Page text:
The toughest part of the job is getting through to patients what I want so much for them to understand. So working with them, educating them and having them follow up is probably the toughest part. My work is with patients in rural villages,  so most of the time it’s me getting out to them versus them coming to see me at my location. Transportation can be a challenge, as well.

13. What’s the most rewarding part?

Listening to my patients, supporting them and seeing them turn around their disease process with my support is the most amazing feeling.

Kernjeet and her team set up a pharmacy table. Courtesy of: Kernjeet Sandhu.
Kernjeet and her team set up a pharmacy table. Courtesy of: Kernjeet Sandhu.

14. How does your job as a family doctor in Winnipeg differ from your job in India?

There are many differences and similarities, actually. The difference is mostly in the culture and language. Patients in India have different expectations of care and react differently to advice. So it’s important to understand where they are coming from to avoid judgment and to support them.  

15. What do you hope the future of your practice will entail? 

I hope to continue helping patients in Punjab with general medical problems, mental health and addiction. I hope to start doing this two to three times a year. Right now, Punjabi Doc makes one trip per year.

16. Are you a one-woman army, or do you have a team helping you with Punjabi Doc and your projects overseas?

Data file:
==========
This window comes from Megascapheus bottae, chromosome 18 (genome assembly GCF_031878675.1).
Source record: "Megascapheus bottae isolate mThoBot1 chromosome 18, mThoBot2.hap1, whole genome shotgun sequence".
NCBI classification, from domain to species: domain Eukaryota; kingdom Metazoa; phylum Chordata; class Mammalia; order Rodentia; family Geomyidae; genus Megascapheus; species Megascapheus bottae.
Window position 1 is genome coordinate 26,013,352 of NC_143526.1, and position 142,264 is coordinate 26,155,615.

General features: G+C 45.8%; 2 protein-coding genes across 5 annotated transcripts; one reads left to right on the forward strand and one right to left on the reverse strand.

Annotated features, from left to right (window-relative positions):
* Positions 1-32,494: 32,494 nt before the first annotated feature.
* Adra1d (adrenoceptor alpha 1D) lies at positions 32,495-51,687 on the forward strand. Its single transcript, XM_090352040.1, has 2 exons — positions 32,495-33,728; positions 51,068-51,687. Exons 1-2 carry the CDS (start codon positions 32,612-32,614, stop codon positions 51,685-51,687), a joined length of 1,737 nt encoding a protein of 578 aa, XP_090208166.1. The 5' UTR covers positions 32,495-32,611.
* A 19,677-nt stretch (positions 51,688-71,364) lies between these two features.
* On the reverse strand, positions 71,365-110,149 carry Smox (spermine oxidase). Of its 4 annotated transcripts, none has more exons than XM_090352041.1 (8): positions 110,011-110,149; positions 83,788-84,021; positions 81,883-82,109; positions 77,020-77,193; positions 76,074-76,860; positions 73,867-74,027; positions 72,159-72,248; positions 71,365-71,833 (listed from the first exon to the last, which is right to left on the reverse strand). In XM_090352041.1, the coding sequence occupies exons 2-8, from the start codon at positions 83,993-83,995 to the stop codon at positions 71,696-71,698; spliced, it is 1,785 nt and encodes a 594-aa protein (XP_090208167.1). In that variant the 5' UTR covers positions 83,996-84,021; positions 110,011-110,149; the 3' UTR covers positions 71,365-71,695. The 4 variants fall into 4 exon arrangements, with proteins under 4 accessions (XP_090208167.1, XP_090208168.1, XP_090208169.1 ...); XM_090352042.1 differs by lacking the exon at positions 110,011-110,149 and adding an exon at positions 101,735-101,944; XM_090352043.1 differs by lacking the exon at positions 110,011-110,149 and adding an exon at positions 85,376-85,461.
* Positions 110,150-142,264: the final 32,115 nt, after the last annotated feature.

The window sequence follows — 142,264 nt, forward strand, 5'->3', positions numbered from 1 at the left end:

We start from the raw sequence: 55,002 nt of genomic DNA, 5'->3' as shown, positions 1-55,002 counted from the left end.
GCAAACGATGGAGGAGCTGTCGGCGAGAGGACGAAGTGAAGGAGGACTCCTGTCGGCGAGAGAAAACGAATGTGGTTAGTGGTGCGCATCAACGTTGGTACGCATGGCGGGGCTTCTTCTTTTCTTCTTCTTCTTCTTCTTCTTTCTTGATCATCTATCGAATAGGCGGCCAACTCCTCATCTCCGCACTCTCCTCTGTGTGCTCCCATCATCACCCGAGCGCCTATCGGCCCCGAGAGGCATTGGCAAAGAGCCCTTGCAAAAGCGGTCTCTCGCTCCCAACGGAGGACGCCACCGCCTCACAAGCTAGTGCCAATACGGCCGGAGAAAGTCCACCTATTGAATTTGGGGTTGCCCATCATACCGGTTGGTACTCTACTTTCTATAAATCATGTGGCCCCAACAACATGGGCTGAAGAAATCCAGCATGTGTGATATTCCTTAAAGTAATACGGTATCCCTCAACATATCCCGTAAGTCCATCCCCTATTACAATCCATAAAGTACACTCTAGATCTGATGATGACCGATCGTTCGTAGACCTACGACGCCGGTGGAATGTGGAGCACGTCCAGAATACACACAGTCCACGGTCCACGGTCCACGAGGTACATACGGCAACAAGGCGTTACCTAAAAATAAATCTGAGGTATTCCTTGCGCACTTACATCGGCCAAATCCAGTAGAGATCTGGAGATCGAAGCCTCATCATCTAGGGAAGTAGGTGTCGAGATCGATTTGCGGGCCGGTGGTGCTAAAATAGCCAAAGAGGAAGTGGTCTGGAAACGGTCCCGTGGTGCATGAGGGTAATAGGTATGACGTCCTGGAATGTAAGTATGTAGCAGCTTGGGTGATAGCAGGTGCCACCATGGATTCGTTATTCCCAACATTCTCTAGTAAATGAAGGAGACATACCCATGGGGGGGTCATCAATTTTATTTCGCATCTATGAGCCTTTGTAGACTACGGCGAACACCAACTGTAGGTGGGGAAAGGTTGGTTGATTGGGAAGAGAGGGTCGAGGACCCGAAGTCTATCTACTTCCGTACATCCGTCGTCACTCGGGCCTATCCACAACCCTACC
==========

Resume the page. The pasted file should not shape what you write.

Both. I do some work alone while I am away from India in Canada, just coordinating and organizing my Punjabi Doc trips. Then, when I am in Punjab, I have a group of people that help me out. [They are part of an NGO] that has the typical NGO structure. We also have on the ground volunteers locally in Punjab. To volunteer, visit www.punjabidoc.com and fill out the “contact us” form.

Hospital staff at a medical camp Kernjeet and her team hosted in a village close to the hospital. Courtesy of: Kernjeet Sandhu.
Hospital staff at a medical camp Kernjeet and her team hosted in a village close to the hospital. Courtesy of: Kernjeet Sandhu.

17. In your practice and with your travel experience, you must hear many heartwarming, and heartbreaking, stories. What is one story that sticks out to you, still, today?

I had one patient in India whom I had helped with medical care and advice. He came to me afterwards with his hands together, like in prayer pose, and said thank you and almost kneeled before me. It was such a humbling experience. I took him by the arms and said, “You are human just like me and we can tackle this together as a team!”

18. How do you stay inspired and motivated to keep giving and healing? 

My inspiration and motivation comes from doing the work and seeing patients progress. The most amazing feeling is seeing someone get better and supporting them through it!

19. What advice would you like to share with our readers? 

Giving and receiving love is the utmost way to feel fulfilled. Happiness comes from within. And do what your heart desires, because you only have the present moment.

Kernjeet is standing on the land that belonged to her ancestors but has since been passed down to her father and his brother. Here, they grow and harvest wheat. "The most soothing calming grounding place in the world for me is the road leading out of my dad's village, Marhana in Punjab, India," Kernjeet says. Courtesy of: Kernjeet Sandhu.
Kernjeet is standing on the land that belonged to her ancestors but has since been passed down to her father and his brother. Here, they grow and harvest wheat. “The most soothing, calming, grounding place in the world for me is the road leading out of my dad’s village, Marhana in Punjab, India,” Kernjeet says. Courtesy of: Kernjeet Sandhu.

Thank you, Kernjeet! We admire your compassion, dedication and drive to make change. We cannot wait to continue to follow your journey and your mission to change lives.